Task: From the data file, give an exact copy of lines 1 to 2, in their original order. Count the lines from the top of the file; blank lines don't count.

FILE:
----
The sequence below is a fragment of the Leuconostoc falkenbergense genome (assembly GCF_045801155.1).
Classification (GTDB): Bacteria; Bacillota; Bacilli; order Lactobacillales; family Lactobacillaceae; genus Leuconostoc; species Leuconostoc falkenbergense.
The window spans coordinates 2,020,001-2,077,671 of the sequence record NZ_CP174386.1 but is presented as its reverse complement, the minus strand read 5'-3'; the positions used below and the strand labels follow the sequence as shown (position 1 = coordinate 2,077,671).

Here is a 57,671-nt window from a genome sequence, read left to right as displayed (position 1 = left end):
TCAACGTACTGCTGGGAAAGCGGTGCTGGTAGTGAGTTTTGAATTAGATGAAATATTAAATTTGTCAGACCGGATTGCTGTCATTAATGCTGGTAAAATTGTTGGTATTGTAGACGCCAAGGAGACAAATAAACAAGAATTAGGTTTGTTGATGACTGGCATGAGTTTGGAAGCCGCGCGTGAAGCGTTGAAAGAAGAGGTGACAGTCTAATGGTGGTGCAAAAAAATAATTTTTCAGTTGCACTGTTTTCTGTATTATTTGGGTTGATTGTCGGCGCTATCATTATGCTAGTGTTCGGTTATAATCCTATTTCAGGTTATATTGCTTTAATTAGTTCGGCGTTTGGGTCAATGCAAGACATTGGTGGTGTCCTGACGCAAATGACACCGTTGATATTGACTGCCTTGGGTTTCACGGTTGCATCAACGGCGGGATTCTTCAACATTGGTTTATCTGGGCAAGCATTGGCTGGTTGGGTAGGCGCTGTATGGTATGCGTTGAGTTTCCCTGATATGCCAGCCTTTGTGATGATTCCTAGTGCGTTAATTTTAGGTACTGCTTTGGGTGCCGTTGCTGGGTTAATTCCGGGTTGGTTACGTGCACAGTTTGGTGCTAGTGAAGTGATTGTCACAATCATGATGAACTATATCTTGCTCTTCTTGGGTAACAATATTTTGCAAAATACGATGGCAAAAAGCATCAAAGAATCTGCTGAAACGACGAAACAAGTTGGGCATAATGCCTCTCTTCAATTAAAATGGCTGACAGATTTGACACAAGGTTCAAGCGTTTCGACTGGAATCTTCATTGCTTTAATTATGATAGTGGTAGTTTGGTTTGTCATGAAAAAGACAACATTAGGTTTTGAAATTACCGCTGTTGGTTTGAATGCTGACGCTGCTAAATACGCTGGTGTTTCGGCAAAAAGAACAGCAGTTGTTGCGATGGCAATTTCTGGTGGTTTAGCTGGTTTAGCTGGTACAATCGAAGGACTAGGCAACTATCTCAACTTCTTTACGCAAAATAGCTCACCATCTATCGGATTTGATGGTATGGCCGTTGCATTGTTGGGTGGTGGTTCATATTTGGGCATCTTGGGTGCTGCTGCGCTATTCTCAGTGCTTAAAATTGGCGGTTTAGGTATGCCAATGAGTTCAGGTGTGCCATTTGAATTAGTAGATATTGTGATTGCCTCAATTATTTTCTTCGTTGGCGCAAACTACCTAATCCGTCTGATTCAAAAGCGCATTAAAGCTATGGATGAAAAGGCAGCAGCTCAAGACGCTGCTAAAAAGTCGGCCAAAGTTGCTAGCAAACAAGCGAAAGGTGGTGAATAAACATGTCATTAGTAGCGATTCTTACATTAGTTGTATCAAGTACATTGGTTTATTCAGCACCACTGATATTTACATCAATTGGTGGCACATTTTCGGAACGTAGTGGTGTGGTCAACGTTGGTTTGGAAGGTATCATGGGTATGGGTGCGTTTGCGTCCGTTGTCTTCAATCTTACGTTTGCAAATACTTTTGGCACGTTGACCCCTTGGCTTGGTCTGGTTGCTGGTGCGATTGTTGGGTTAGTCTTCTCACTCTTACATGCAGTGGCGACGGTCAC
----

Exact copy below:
The sequence below is a fragment of the Leuconostoc falkenbergense genome (assembly GCF_045801155.1).
Classification (GTDB): Bacteria; Bacillota; Bacilli; order Lactobacillales; family Lactobacillaceae; genus Leuconostoc; species Leuconostoc falkenbergense.